**Extended Abstract**. Forecasting is one of the most important purposes of time series analysis. For many years, classical methods were used for this aim. But these methods do not give good performance results for real time series due to non-linearity and non-stationarity of these data sets.
On one hand, most of real world time series data display a time-varying second order structure.
On the other hand, wavelets are well situated for forecasting non-stationary time series since wavelets are local which is very important property to analyze non-stationary time series.
To extend stationary processes, slow changes are allowed over time of the second order structure of time series or equivalently the amplitude in spectral representation is allowed to depend on time the spectral representation. Dahlhaus (1997) proposes a minimum distance estimation procedure for non-stationary time series models. Ombao et al. (2002) defined non-stationary processes by changing covariance stationary processes over time.
Instead of using windowed Fourier transform (as in Priestley 1965), Nason et al. (2000) introduce the Locally Stationary Wavelet (LSW) processes, using the (non-decimated) wavelet transform and the rescaled time principle.
Fryzlewicz et al. (2003) suggest an algorithm to predict LSW processes. This algorithm was used by Van Bellegem and Von Sachs (2002) to model financial log-return series.
Forecasting LSW processes arrives to a generalization of the Yule-Walker equations, which can be solved numerically by matrix inversion or standard iterative algorithms such as the innovations algorithm. In the stationary case, these equations reduced to ordinary Yule-Walker equations.
In all the above articles, the point wise prediction of discrete time series has been considered, but functional prediction (prediction of an interval) of time series can be considered instead of a point wise prediction since for continuous time series, interval prediction is more suitable than point wise prediction. Antoniadis et al. (2006) propose functional wavelet-kernel smoothing method. This method uses interpolating wavelet transform which is not most popular wavelet transform.
The predictor may be seen as a weighted average of the past paths, associating more weight on those paths which are more similar to the present one. Hence, the ‘similar blocks’ are to be found.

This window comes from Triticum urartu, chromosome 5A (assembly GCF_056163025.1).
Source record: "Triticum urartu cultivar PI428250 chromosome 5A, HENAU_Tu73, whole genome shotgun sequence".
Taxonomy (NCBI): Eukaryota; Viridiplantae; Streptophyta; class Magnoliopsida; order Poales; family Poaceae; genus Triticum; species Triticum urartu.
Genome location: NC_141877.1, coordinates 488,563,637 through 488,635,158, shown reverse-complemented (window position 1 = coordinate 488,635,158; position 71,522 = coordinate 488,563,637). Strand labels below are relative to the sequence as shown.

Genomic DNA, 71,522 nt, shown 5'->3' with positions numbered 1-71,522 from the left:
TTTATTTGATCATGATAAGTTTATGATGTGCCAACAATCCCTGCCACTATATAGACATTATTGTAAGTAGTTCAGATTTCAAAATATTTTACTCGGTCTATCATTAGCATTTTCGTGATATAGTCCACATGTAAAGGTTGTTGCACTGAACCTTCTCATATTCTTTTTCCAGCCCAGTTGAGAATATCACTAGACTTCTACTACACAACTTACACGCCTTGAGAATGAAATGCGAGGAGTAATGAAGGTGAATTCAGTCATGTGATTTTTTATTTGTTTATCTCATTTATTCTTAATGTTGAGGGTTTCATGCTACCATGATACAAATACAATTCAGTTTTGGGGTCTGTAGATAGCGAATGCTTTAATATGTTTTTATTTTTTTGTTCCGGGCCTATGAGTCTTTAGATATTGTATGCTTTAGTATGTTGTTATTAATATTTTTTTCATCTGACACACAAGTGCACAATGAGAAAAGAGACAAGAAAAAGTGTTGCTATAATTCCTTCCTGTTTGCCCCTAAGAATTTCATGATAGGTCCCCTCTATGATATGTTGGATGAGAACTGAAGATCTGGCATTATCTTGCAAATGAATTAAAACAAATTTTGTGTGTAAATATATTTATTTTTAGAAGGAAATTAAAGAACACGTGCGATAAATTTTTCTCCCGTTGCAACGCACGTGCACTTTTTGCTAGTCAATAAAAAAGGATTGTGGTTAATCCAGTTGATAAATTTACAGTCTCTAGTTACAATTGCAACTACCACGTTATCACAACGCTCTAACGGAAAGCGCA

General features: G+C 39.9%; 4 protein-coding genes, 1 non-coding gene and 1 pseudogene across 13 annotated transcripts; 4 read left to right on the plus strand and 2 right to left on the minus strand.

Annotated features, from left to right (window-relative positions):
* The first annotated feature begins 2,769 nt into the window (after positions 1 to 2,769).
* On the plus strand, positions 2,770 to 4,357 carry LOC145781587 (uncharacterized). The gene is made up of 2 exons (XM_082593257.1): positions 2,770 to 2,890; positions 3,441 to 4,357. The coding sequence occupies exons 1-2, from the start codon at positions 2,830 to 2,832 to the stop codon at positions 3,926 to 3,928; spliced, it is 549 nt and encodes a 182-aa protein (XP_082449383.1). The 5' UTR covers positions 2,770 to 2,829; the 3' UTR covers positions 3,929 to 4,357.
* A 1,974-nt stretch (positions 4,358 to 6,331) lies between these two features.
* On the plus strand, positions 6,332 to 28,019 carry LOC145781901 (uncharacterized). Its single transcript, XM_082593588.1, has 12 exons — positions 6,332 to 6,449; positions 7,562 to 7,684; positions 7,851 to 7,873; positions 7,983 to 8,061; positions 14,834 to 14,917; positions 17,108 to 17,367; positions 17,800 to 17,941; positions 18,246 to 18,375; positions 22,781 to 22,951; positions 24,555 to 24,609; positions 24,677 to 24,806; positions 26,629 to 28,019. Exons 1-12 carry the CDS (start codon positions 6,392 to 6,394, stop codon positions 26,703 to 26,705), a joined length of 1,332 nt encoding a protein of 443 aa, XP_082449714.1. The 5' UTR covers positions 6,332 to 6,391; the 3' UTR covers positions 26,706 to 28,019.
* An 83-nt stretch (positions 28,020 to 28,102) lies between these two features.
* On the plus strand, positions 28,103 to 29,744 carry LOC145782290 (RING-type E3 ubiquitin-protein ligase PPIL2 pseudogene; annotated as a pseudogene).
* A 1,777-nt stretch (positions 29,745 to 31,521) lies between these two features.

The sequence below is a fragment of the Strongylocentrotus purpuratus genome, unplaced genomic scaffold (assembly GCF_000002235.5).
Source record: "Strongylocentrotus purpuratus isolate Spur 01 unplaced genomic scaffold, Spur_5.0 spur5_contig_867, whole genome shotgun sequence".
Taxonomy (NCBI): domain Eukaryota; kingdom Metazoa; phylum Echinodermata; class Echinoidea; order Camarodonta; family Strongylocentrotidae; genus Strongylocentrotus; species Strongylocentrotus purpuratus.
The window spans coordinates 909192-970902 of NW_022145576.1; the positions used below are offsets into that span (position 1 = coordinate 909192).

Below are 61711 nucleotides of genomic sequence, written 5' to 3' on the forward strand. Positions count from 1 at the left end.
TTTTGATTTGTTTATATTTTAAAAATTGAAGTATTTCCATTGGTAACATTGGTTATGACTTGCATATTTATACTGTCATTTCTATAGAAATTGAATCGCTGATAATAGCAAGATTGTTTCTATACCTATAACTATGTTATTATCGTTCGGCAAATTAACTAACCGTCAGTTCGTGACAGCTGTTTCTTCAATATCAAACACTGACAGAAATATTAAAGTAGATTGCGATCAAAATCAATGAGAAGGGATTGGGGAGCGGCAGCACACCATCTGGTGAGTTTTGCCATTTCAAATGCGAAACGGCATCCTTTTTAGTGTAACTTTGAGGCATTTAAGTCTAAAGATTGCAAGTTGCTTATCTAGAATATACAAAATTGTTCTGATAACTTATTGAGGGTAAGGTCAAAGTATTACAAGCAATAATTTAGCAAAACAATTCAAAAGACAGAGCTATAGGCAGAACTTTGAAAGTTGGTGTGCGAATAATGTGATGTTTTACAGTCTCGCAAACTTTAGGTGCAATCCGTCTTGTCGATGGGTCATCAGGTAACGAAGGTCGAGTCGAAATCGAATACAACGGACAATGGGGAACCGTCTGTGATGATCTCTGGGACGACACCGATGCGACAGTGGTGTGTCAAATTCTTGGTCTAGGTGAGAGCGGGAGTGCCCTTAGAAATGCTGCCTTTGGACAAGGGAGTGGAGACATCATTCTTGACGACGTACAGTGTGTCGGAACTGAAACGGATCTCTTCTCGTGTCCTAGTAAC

To summarize, this method is performed in two following steps:
1.We should find within the past paths the ones that are ‘similar’ or ‘close’ to the last observed path. This determines the weights;
2.then we use locally weighted average using obtained weights to predict time series.
In this article, after describing mentioned methods, we suggest some extensions to the functional wavelet-kernel method to forecast time series by means of wavelets and then we compare that with several prediction methods. We propose to use two different types of wavelet transform instead of interpolating wavelet transform: discrete wavelet transform (DWT) and non-decimated wavelet transform (NDWT). The first one is an orthogonal wavelet transform while the second one is a redundant transform. These transformations are applied more than interpolating wavelet transform and can be used easily in most of mathematical programming software as S-Plus and MATLAB.
We consider the following methods: the methods proposed by Fryzlewics et al. (2003) and Antoniadis et al. (2006), the classical autoregressive model and our two proposed methods. Then, we compare these methods by simulation and real data. We simulate the data from AR(7) (stationary data) and AR(7) contaminated by a sinusoid (non stationary data). We also consider two real data set; Electricity Paris Consumption and El-Nino data. In our comparison, our methods give better results than other compared methods.
In this paper we also show that mean square prediction error converges to zero under some conditions when the sample size is large.
**Reference**
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Ombao, H., Raz, J., von Sachs, R. and Guo, W. (2002). The SLEX model of a nonstationary random process. *Ann. Inst. Statist. Math.,* **54**, 171-200.
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